For those wondering if the president has fully regained his equilibrium after hospitalization and treatment for COVID-19, October 6 was a disturbing day. That afternoon, Trump abruptly pulled the plug on stimulus negotiations that had been showing significant progress after months of on-again, off-again talks between his Treasury Secretary Steven Mnuchin and House Speaker Nancy Pelosi. He indicated he’d come back to the subject “after I win” in November. Instead, he came back to it within hours, presumably dismayed by a quick dive in the stock market. Here’s how a bewildered report from The Hill summed up his conduct:
Tuesday was filled with inconsistent messaging from Trump. Hours after halting negotiations, he fired off a trio of tweets indicating that he still wanted to pass immediate relief in some form. In one, he indicated support for [Federal Reserve Chairman Jerome] Powell’s remarks earlier on Tuesday [urgently citing the need for stimulus] and called for Congress to pass standalone bills to fund the airlines, refill the Paycheck Protection Program and for another round of $1,200 direct checks to some Americans.
Politico Playbook compared Trump to the Steve Buscemi character in The Big Lebowski, who was “like a child who wanders in in the middle of a movie”:
TWEETS TUESDAY about the Covid stimulus talks seem like he’s awaking from a monthslong slumber, unbriefed by his advisers and unaware of his surroundings as he enters the fray …
Republicans have been suggesting stand-alone bills for months. Speaker NANCY PELOSI has even said that she would pass a stand-alone airline relief bill – one of her chairs tried last week, and the GOP blocked it. If TRUMP had pushed for this a month ago, when Congress was in session, it might have had a chance of being successful.
Shouting demands on Twitter at Democrats after abandoning painstakingly slow but steady negotiations wasn’t a good look for a president already suspected of losing his grip. As recently as October 3, the president was tweeting encouragement for the stimulus negotiators from Walter Reed medical center. Not a whole lot happened, at least in public view, to justify his decision to kill it all.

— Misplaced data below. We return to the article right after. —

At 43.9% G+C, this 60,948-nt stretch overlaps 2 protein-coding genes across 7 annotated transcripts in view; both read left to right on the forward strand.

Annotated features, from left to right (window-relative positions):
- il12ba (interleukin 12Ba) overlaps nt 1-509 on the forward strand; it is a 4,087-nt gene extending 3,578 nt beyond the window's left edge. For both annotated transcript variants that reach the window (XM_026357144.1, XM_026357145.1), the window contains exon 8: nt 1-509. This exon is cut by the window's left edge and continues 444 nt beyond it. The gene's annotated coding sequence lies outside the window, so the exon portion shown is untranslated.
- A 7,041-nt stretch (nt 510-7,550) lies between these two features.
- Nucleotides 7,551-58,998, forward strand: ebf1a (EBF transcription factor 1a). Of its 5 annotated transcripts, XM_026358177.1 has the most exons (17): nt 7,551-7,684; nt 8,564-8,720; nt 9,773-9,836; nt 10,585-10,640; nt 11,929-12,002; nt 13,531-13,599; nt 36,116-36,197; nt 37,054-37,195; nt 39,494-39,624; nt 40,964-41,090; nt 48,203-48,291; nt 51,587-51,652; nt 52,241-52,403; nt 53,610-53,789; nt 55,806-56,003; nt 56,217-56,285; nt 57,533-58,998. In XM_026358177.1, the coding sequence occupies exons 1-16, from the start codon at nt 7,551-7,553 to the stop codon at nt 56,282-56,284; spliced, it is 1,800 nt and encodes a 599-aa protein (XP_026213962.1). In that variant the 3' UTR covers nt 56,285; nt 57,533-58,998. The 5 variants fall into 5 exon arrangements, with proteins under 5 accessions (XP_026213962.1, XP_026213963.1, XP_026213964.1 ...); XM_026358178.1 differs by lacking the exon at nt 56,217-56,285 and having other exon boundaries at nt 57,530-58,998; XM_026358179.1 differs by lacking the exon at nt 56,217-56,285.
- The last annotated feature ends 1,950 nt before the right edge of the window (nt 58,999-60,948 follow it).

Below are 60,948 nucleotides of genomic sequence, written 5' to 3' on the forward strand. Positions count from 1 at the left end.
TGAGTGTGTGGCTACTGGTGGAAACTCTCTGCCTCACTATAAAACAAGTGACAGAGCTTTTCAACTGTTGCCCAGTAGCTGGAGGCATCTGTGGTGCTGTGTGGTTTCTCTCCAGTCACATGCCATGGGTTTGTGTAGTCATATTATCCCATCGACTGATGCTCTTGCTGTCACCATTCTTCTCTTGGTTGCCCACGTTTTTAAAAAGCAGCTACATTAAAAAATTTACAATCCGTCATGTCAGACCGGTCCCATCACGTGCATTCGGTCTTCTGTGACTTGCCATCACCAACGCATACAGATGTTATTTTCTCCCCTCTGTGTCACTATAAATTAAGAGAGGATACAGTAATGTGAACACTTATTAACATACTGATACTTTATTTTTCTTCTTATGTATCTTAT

If Trump had, as some observers figured, heard from Mitch McConnell that Mnuchin was in danger of cutting a deal too generous for congressional Republicans to stomach, he could have carefully worked up to a final, very public offer to Pelosi and at least shared the blame for talks collapsing. Instead he blew it all up unilaterally and then tried to backtrack in an unusually feckless way.
It’s unclear what, if anything, happens now. After his self-contradictory stimulus diktats, Trump wandered off into a very extended series of tweets and retweets on the bizarre Obamagate conspiracy theory, while offering the kind of temperate commentary sure to draw Democrats into a reconsideration of stimulus measures, like this assessment of Joe Biden:
White House chief of staff Mark Meadows felt the need to head off any false hopes that Trump could put the genie back in the bottle:
Trump certainly can’t send a thoroughly discredited Mnuchin back to Pelosi’s office to restart talks, and even if he could, his apparent position that any aid to state and local governments (Mnuchin was reportedly offering over $400 billion) is evil and corrupt makes the pretense of negotiations laughable. So all that’s left for Trump is to play the blame game after telling the whole world it was his decision to kill the talks. It’s quite the display of negotiating savvy by the author of The Art of the Deal.